Tamil rebels accuse Sri Lanka of failing to honor pledges given at Geneva talks
Wed April 5, 2006 05:47 EDT .
Associated Press Writer
KILINOCHCHI, Sri Lanka (AP) _ The Tamil Tiger rebels said Wednesday that the Sri Lankan government has failed to honor a pledge made at peace talks in Geneva earlier this year to disarm paramilitary groups.
``Our expectations were very high when the government delegation pledged in Geneva to end paramilitary activities and we are totally disappointed now over the accelerated pace of paramilitary violence,'' Tamil Tiger political chief S.P. Thamilselvan said after meeting with new Norwegian envoy Jon Hanssen-Bauer, according to the rebel's Web site.
The Tigers split in 2004, and the mainstream group accuses the army of backing the breakaway faction. The government was not immediately available for comment, but Colombo has in the past denied such charges.
Hanssen-Bauer met with Tiger leaders in the rebel stronghold of Kilinochchi ahead of the next round of talks in Geneva, Switzerland later this month which will be crucial in view of the rising tension.
He was to return to the Sri Lankan capital later Wednesday and meet with Norway's top peace envoy, Erik Solheim on Thursday. The two will also meet with Sri Lankan President Mahinda Rajapakse.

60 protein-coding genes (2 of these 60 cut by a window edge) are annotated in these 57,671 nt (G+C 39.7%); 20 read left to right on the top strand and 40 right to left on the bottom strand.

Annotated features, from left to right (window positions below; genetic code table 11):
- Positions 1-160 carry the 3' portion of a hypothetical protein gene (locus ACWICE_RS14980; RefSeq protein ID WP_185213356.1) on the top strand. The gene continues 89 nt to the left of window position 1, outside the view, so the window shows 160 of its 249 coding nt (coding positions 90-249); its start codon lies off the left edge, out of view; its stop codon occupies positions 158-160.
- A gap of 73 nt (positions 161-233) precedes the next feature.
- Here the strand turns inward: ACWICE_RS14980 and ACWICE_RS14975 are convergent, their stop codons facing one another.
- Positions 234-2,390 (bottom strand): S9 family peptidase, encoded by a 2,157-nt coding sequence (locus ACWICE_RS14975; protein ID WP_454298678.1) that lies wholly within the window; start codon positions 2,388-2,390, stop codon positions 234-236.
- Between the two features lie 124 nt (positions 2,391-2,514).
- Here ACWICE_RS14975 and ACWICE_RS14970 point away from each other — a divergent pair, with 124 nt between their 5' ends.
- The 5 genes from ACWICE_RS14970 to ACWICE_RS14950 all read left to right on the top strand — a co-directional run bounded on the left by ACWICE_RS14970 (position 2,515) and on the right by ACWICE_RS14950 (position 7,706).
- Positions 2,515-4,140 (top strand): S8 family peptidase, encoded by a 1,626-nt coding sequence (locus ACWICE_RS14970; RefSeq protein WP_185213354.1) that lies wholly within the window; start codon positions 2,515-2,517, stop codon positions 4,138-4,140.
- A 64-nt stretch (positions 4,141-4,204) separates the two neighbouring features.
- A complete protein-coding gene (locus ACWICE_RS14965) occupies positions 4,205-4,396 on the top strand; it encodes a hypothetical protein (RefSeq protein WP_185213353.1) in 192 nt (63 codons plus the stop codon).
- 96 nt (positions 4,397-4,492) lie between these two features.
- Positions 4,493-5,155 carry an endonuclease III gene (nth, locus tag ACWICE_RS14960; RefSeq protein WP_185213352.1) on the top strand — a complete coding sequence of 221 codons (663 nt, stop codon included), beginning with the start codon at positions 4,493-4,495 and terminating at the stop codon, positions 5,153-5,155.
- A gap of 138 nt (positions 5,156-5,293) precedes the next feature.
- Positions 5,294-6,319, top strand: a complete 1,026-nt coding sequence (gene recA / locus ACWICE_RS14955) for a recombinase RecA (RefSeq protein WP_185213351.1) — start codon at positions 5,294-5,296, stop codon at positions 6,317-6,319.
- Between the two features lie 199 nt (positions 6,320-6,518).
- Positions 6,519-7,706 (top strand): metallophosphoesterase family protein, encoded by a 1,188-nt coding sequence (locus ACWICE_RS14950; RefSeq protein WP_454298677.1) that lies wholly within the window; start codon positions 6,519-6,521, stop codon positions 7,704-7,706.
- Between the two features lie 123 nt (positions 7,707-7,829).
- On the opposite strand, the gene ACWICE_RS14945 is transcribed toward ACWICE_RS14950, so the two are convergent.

Solheim, who has been appointed Norway's minister of international development, has handed the day-to-day management of monitoring the 2002 Norway-brokered truce to Hanssen-Bauer.
Tension has been mounting in Sri Lanka since Tamil Tiger leader Velupillai Prabhakaran warned in November that he would renew the violent struggle for an independent Tamil homeland if grievances with the government are not addressed.
Spiraling violence has put the cease-fire under tremendous pressure, with more than 166 people, including 87 government security personnel left dead since December.
Norway organized a meeting in Geneva in February at which the rebels and government pledged to scale down the violence, mostly in the north and east where the majority of Sri Lanka's 3.2 million Tamils live. They also agreed to meet again on April 19-21.
The interim period, however, has seen both sides accusing the other of violating the truce. The government accuses the separatist rebels of continuing to recruit underage combatants and attacking government troops.
In the most serious incident, suspected Tamil Tigers on March 26 blew up their fishing boat near a navy patrol off Sri Lanka's west coast, leaving six rebels and eight sailors missing, presumed dead, according to the military. The rebels denied involvement.
The Geneva meeting was the first high-level contact between the two sides since peace talks broke down in 2003 after six rounds of negotiation.
The Tigers began fighting in 1983 for a separate state for minority Tamils, claiming discrimination by the country's Sinhalese majority. The conflict has cost an estimated 65,000 lives.
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Published: Wed Apr 5 07:07:04 EDT 2006